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Following the return of two guardian statues from the Metropolitan Museum of Art, Cambodia puts a call out to other American museums for the return of antiquities with questionable provenance.

Cambodia Presses U.S. Museums to Relinquish Antiquities
New York Times, 15 May 2013

Buoyed by the Metropolitan Museum of Art’s decision this month to return two stolen statues, Cambodia is asking other museums to examine any Khmer antiquities they acquired after 1970, when a 20-year period of civil war and genocide gave thieves free range to loot the country’s ancient temples.

“We are calling on all American museums and collectors, that if they have these statues unlawfully or illegally they should return them to Cambodia,” Ek Tha, spokesman for the Council of Ministers, the nation’s governing body, said this week. They “should follow the Metropolitan’s lead,” he added.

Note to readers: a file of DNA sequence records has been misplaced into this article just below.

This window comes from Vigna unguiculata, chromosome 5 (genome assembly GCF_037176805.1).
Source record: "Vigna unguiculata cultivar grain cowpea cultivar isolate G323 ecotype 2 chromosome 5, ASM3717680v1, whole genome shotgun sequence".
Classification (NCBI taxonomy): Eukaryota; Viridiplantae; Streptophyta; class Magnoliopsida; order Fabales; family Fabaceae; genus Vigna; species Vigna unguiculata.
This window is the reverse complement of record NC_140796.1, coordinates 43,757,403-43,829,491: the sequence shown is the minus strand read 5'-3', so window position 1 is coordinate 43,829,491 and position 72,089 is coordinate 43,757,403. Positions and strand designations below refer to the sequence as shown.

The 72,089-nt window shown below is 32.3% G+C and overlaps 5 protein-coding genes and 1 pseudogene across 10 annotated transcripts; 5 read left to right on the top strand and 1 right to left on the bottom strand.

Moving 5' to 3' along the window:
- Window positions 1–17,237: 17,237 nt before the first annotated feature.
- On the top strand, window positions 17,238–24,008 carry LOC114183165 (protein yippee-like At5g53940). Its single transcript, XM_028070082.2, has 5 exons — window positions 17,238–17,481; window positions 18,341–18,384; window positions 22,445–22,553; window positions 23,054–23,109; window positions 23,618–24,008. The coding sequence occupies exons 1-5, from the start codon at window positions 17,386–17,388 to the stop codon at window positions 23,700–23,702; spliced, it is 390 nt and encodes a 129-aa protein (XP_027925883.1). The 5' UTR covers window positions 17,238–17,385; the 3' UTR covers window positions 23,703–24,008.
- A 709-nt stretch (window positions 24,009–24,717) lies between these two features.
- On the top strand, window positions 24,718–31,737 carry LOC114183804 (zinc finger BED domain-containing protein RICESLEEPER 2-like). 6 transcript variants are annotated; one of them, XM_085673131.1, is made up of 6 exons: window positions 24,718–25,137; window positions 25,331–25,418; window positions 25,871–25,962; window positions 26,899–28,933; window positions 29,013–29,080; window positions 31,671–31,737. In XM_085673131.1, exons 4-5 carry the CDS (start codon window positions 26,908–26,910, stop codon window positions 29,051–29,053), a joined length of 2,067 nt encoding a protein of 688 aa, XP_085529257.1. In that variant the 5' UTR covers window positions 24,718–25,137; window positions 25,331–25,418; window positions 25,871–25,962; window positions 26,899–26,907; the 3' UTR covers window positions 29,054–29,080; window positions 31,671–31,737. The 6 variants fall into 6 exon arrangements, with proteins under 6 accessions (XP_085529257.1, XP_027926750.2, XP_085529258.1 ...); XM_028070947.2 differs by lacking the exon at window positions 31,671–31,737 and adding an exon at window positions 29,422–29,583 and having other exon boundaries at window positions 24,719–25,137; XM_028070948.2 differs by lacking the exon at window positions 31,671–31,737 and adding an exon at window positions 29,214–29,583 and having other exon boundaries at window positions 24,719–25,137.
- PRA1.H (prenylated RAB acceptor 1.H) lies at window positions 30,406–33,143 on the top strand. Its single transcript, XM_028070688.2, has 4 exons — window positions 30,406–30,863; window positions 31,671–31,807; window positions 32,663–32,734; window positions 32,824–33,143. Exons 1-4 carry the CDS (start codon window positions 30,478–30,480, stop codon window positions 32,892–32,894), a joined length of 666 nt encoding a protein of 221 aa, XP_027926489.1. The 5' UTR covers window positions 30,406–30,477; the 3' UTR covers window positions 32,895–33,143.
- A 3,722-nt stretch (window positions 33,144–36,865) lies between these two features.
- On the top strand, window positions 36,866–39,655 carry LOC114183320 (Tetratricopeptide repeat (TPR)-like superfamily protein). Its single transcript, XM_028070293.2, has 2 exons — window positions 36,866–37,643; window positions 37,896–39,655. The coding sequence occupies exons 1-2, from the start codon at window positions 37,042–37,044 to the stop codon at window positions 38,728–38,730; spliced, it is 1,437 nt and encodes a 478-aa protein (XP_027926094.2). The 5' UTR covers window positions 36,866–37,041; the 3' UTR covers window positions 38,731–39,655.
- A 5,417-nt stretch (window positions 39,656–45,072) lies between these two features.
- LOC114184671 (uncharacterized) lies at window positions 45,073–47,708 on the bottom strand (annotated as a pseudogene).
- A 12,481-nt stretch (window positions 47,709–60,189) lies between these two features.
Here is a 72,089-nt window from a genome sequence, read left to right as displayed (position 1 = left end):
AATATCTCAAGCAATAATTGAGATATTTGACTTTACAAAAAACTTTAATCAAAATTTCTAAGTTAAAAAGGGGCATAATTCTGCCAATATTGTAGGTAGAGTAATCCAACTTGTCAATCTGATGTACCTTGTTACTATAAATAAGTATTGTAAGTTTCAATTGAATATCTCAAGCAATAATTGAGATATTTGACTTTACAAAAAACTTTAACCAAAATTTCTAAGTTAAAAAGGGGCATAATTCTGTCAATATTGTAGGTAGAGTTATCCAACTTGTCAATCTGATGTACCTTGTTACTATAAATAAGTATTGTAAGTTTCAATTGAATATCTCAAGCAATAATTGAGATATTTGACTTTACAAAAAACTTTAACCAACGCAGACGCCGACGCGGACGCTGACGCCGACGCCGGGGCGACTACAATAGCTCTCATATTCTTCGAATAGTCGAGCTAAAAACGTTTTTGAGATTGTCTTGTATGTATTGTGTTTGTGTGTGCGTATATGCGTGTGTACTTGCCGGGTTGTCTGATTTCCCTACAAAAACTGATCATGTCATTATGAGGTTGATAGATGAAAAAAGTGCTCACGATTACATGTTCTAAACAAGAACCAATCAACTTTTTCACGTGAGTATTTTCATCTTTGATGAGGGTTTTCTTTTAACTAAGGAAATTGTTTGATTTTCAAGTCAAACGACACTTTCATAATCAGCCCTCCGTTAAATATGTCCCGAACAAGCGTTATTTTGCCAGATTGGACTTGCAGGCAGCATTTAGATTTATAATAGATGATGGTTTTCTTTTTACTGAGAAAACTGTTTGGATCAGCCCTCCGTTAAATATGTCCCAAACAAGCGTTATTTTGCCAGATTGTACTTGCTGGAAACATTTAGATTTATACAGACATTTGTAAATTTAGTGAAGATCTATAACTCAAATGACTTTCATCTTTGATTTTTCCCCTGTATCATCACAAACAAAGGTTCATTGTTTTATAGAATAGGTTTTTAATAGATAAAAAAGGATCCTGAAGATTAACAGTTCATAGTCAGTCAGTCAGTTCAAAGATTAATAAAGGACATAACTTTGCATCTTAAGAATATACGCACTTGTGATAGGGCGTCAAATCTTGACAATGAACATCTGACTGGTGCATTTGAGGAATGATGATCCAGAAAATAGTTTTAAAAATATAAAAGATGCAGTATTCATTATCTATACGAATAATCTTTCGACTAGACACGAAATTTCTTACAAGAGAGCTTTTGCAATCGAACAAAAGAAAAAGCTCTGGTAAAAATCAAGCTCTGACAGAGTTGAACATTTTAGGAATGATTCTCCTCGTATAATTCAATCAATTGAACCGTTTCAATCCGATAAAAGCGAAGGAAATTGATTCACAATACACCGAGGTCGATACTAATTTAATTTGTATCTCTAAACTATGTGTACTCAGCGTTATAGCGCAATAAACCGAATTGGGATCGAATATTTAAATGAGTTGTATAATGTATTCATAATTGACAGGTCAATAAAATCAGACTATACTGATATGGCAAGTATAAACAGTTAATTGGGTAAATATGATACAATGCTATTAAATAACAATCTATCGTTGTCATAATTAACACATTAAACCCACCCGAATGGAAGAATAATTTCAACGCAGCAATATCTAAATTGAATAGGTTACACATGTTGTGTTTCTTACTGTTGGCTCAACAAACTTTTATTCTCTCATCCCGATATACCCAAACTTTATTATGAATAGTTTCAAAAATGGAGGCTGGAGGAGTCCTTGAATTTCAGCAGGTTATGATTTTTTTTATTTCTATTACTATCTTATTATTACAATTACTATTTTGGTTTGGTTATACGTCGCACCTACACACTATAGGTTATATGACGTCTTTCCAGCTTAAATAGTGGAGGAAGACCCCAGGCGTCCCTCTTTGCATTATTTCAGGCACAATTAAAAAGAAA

Hundreds of Cambodian antiquities are in American museums, as well as in the hands of foreign institutions and private collectors. Many were acquired after 1970 and lack paperwork showing how they left Cambodia.

Full story here.

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Categories: Cambodia


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